• Hiring managers want to fill open spots quickly and often don't understand the various steps involved. HR has an opportunity to educate hiring managers about the process.
  • Hiring managers discover that candidates don't meet their needs. They have an opportunity to clearly communicate job requirements to their HR partners. That often requires going beyond what's in the job description to having a discussion about the job's core competencies and desired outcomes.

Cox agrees. "We can overcome or avoid many of these pet peeves by educating our hiring managers on the talent acquisition process and the proper steps required to hire the right candidate, legally," she said. "It's one of our greatest responsibilities as HR professionals to help them understand that we must ensure a fair, consistent, legal and effective process for recruiting, interviewing, and hiring top talent."

At the same time, she believes "that it's equally important to listen to our hiring managers' input and take their feedback into consideration. We can ask ourselves, 'Are we creating unnecessary delays or complicating the process? How can we streamline or simplify the process to be more effective? What else can we do to ensure that this process works for our whole team?' "

Best Practice Solutions

Lewis recommended a number of steps that HR professionals and hiring managers can take to minimize barriers and disconnects during the recruitment and hiring process:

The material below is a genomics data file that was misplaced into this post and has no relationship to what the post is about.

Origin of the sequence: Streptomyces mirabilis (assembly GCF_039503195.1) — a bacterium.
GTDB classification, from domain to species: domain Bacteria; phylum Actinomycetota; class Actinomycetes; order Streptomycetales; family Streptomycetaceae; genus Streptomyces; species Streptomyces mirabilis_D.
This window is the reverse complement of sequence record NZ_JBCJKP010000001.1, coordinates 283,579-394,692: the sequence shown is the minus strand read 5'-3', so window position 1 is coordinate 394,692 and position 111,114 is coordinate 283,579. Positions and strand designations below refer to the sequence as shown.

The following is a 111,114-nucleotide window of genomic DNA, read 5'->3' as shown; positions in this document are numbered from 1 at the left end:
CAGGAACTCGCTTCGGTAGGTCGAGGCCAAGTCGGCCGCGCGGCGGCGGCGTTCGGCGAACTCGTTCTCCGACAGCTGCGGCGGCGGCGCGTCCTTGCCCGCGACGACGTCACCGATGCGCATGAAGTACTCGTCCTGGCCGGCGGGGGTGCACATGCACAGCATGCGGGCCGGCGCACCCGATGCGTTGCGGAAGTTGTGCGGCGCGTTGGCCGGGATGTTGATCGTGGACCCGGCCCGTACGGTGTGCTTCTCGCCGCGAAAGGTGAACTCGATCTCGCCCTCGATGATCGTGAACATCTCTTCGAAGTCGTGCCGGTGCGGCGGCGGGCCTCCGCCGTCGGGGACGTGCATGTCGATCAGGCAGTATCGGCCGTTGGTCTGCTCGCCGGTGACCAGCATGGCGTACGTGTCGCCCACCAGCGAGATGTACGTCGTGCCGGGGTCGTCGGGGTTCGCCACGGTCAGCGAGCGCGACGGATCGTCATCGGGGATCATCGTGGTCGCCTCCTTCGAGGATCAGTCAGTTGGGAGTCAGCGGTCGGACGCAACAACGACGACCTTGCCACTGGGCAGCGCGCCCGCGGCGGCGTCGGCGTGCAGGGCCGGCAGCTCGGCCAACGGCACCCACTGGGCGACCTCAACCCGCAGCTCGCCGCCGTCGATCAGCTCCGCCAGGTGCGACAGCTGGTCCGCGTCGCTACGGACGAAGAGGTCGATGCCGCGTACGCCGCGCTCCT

• Set candidate expectations up front and provide regular updates. For instance, HR can keep hiring managers up-to-date in terms of what they're seeing in overall candidate quality. "Telling the hiring manager what is out there and who is showing up before they complain is key," Lewis said.
  • When presenting candidates that aren't a perfect match, be up front. "Tell the manager you are aware the candidate is off-center but wanted to test the requirements productively," he suggested.
  • Screen for compensation to the extent you are able to, and share what you know and don't know. Hiring managers are frequently frustrated when they spend time and effort in the recruitment process and find someone they believe would be a great fit, only to learn that the candidate's salary expectations are too high.
  • Be clear about roles and "to-dos." What will HR be covering? What should hiring managers be doing?
  • When scheduling interviews with hiring managers and other interviewers, take into account all the time needed—from arrival, to meeting with HR, to meeting with the hiring team. Not allowing for activities that can consume time (e.g., completing an application), can throw off the schedule and frustrate hiring managers. 
  • Keep all candidates up to speed on their status and the timing of the process.

As in most business interactions, effective communication is the foundation for successful coordination between HR and hiring managers during the hiring process. To minimize frustration on both sides, being clear about needs and expectations, building relationships, and ensuring timely and transparent feedback can remove barriers.

Lin Grensing-Pophal is a freelance writer in Chippewa Falls, Wis.